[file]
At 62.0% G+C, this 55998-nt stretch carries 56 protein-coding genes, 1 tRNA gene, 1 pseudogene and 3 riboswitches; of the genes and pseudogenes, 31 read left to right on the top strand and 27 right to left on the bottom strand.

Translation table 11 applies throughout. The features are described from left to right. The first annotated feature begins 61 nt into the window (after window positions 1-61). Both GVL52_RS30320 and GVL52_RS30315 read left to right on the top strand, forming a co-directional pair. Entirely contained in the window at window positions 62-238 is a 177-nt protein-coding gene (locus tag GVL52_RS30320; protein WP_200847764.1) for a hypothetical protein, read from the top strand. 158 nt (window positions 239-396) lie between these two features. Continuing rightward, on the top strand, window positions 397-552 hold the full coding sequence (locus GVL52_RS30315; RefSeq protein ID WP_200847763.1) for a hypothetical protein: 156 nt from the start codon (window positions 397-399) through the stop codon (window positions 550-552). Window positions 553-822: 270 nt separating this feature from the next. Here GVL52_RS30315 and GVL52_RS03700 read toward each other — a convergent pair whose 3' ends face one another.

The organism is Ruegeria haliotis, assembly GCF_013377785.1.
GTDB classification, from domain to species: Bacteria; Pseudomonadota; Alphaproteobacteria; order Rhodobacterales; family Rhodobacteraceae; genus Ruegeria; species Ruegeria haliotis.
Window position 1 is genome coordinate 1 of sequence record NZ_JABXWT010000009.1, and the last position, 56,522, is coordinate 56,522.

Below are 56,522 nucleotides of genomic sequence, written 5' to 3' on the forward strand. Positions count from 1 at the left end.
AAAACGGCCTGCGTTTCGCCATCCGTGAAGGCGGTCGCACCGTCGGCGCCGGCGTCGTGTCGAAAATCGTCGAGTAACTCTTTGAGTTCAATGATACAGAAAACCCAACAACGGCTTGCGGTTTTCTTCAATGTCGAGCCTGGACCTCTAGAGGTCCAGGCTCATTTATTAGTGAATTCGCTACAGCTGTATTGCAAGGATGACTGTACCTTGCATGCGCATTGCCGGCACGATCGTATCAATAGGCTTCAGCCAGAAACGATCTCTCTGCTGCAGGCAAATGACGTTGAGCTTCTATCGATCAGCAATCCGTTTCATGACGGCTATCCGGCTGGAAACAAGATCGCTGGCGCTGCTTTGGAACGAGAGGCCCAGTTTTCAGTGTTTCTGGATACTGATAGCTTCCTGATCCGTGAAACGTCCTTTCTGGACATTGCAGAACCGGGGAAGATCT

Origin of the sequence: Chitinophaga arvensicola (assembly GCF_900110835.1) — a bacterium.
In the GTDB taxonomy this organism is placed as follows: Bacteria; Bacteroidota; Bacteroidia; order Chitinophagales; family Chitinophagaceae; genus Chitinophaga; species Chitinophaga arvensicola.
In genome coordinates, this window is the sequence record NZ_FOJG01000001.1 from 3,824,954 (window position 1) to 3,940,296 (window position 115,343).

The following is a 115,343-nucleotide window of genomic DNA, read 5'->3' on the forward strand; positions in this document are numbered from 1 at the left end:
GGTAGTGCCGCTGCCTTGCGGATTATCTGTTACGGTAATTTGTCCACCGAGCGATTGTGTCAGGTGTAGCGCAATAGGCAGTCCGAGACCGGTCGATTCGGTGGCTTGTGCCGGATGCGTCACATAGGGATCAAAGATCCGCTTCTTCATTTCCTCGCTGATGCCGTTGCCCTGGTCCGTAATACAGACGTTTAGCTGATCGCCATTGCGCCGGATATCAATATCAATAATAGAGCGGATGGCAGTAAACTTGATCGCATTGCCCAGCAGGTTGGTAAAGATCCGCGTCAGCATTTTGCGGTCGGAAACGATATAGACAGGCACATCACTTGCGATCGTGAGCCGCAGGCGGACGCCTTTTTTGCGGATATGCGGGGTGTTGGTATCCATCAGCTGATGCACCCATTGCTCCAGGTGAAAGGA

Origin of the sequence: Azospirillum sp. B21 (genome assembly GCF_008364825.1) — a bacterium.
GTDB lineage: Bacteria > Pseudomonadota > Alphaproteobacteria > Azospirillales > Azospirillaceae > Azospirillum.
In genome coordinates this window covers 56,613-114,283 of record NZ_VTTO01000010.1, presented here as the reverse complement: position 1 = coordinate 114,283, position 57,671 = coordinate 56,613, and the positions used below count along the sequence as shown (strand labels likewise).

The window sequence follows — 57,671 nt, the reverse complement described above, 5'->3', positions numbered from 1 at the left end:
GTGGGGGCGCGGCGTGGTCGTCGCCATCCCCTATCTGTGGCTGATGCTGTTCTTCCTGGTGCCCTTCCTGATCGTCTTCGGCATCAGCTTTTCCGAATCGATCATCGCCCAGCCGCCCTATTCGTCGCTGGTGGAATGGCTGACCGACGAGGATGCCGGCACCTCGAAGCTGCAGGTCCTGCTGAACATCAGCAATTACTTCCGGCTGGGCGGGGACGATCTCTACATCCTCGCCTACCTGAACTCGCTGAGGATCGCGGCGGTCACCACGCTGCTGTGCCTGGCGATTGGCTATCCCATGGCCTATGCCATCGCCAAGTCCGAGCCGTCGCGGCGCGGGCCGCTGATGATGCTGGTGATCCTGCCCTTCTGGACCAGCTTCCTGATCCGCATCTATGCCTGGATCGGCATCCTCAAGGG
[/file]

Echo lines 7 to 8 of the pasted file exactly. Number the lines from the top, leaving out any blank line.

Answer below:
AAAACGGCCTGCGTTTCGCCATCCGTGAAGGCGGTCGCACCGTCGGCGCCGGCGTCGTGTCGAAAATCGTCGAGTAACTCTTTGAGTTCAATGATACAGAAAACCCAACAACGGCTTGCGGTTTTCTTCAATGTCGAGCCTGGACCTCTAGAGGTCCAGGCTCATTTATTAGTGAATTCGCTACAGCTGTATTGCAAGGATGACTGTACCTTGCATGCGCATTGCCGGCACGATCGTATCAATAGGCTTCAGCCAGAAACGATCTCTCTGCTGCAGGCAAATGACGTTGAGCTTCTATCGATCAGCAATCCGTTTCATGACGGCTATCCGGCTGGAAACAAGATCGCTGGCGCTGCTTTGGAACGAGAGGCCCAGTTTTCAGTGTTTCTGGATACTGATAGCTTCCTGATCCGTGAAACGTCCTTTCTGGACATTGCAGAACCGGGGAAGATCT

Origin of the sequence: Chitinophaga arvensicola (assembly GCF_900110835.1) — a bacterium.